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Archive for June, 2007

Wood Pellet News

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New Wood Pellet Plant
Due to Come On-Line Soon


Irish Pellets new plant is hopefully moving towards a resolution in the not too distant future. When this plant comes on stream, it will ensure a stable and more than adequate supply of wood pellets to the Irish market. This will remove one of my major objections to going over to wood pellet heating. Hopefully, Irish Pellets will be able to offer highly competitive prices and furthermore, hopefully be able to guarantee these prices for at least one season.

If wood pellet supply and prices can be guaranteed not to fluctuate in tandem with oil and gas prices, it will give a huge boost to the use of wood pellet heating in Ireland. We will wait and see what tends to happen.

In the meantime, I am holding my breath waiting to hear from Briain Smyth MD of Irish Pellets on the latest progress of his factory.

Good luck Briain – more strength to yer elbow!!!

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Wisconsin Engineers Develop New Process
to Manufacture Fuel from Vegetable Sugar

The University of Wisconsin announced that one of their research teams have developed a process for turning biomass sugar or fructose, into 2,5-dimethylfuran (DMF), a fuel ideally suited to use in cars etc.

Through chemically altering sugars in a series of steps involving hydrochoric acid and copper catalysts, salt and using butanol as a solvent, the team of researchers created a method for manufacturing a sustainable, carbon-neutral fuel.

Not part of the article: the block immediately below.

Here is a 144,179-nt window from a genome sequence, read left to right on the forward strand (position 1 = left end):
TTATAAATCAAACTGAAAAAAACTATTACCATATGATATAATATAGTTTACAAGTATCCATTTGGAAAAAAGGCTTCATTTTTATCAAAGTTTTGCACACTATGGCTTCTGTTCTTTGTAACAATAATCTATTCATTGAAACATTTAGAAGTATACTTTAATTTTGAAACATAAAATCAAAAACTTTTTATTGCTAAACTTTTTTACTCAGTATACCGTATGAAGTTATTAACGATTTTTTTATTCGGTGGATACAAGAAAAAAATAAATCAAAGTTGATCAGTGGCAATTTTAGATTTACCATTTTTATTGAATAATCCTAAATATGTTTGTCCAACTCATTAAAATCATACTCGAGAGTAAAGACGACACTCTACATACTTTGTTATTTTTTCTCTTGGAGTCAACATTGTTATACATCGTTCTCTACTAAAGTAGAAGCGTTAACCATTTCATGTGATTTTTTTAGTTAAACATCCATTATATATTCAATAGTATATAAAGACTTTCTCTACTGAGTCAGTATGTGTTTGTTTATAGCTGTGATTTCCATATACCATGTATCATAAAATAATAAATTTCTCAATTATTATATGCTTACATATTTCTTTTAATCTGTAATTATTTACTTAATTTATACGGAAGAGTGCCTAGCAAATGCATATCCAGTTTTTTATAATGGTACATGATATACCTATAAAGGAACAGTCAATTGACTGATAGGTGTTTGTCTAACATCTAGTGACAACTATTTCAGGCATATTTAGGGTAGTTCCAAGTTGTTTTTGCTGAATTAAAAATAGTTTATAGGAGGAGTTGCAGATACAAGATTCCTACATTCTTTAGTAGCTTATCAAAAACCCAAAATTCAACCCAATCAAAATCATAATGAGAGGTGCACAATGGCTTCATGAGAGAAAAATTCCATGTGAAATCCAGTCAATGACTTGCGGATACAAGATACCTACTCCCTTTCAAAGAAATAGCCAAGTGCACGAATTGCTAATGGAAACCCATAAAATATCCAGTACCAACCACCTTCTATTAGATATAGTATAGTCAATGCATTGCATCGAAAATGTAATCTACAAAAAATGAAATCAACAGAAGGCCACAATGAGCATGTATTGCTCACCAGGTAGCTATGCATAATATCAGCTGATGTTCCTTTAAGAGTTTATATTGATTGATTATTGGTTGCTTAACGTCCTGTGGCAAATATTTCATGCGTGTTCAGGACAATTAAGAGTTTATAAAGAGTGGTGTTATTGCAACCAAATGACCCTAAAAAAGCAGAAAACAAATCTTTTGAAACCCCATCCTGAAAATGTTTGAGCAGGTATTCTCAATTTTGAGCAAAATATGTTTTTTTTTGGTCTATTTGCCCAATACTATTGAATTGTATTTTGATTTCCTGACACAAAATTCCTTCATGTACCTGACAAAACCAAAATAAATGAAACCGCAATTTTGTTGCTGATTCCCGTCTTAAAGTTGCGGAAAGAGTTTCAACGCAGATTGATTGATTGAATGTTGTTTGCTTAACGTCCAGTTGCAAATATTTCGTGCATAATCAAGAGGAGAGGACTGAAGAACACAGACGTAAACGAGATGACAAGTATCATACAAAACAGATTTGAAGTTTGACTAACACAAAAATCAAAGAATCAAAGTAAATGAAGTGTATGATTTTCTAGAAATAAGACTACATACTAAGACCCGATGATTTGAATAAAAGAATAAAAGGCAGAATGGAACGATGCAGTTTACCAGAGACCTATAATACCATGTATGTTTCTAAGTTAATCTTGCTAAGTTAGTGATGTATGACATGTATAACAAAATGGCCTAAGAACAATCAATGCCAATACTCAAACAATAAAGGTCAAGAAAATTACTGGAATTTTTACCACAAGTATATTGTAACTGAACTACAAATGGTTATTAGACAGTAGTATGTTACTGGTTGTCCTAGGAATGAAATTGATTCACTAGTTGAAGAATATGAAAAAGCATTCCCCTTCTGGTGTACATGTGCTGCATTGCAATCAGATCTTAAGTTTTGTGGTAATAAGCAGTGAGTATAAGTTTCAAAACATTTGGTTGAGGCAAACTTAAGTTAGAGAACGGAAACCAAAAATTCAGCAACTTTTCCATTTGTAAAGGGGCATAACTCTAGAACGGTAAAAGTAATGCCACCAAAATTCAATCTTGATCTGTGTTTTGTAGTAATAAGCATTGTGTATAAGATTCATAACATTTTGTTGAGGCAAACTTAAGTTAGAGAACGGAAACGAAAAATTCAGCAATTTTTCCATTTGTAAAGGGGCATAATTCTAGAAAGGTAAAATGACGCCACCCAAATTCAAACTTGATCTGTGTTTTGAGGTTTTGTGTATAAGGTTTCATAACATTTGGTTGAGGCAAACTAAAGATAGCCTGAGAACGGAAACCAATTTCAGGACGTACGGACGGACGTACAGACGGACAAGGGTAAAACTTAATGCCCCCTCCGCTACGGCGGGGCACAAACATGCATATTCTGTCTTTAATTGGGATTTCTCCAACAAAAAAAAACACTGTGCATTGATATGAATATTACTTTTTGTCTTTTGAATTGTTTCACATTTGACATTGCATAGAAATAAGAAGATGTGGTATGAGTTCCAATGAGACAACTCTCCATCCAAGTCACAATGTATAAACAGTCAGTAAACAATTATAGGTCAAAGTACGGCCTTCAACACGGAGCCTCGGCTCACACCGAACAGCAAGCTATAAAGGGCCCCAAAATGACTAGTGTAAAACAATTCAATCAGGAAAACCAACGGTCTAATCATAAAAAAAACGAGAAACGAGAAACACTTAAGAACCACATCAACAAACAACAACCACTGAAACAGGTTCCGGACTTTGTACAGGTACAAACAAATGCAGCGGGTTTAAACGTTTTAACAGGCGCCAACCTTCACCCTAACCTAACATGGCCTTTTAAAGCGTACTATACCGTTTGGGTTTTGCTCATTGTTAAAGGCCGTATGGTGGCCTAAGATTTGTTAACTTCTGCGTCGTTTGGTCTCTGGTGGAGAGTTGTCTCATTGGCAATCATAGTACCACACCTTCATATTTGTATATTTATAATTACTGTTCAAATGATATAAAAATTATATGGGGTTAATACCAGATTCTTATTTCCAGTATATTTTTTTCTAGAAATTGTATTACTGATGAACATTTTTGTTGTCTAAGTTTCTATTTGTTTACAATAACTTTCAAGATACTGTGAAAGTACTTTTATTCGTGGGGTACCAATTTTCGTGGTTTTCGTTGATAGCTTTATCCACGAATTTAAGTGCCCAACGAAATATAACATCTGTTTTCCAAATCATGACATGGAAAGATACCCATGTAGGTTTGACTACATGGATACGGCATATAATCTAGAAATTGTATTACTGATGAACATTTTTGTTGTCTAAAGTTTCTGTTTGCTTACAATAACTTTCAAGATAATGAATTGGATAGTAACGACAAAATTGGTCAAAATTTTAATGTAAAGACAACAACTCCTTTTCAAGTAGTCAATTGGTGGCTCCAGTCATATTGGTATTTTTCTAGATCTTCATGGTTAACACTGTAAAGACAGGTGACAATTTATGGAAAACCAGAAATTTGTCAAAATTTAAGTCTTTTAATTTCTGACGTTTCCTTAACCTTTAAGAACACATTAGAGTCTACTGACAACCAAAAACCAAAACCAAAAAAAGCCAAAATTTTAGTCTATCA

Dimethylfuran has 40% higher energy content than ethanol and additionally sorts out other ethanol shortcomings, such as:

  • DMF is not soluble in water and therefore cannot become contaminated by absorbing water from the atmosphere.
  • DMF is stable in storage.
  • DMF is stable in the evaporation stage of its production. It consumes only a third of the energy required to evaporate a solution of ethanol produced by fermentation for bio-fuel applications.

Sounds like another little bit of good news for a sustainable energy – carbon neutral future.

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Chinese Ethanol

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The Practical Chinese

In the manufacture of bio-ethanol China may entirely switch away from food crops to non-food materials like cassva, sorgo and cellulose, according to government sources. The country would approve no projects designed to produce ethanol fuel with food from now on. Food-based ethanol fuel will not be for China.

China has been trying to avoid the use of arable land, or the utilization of large amounts of grain in developing its renewable energies. The current four enterprises engaged in producing corn-based ethanol will be asked to switch to non-food materials.

The four companies have a combined production capacity of 1.02 million tons of corn-based ethanol per year. The country has become a big producer and consumer of ethanol fuel in the world after the United States, Brazil and European Union.

China is also working on reducing the production costs of ethanol. I wonder if they will beat Brazil in reducing costs?

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Brazil will be able to produce BioEthanol
at $1 a Gallon

Brazil’s is likely to be one of the first countries in the world to produce economically viable cellulosic ethanol.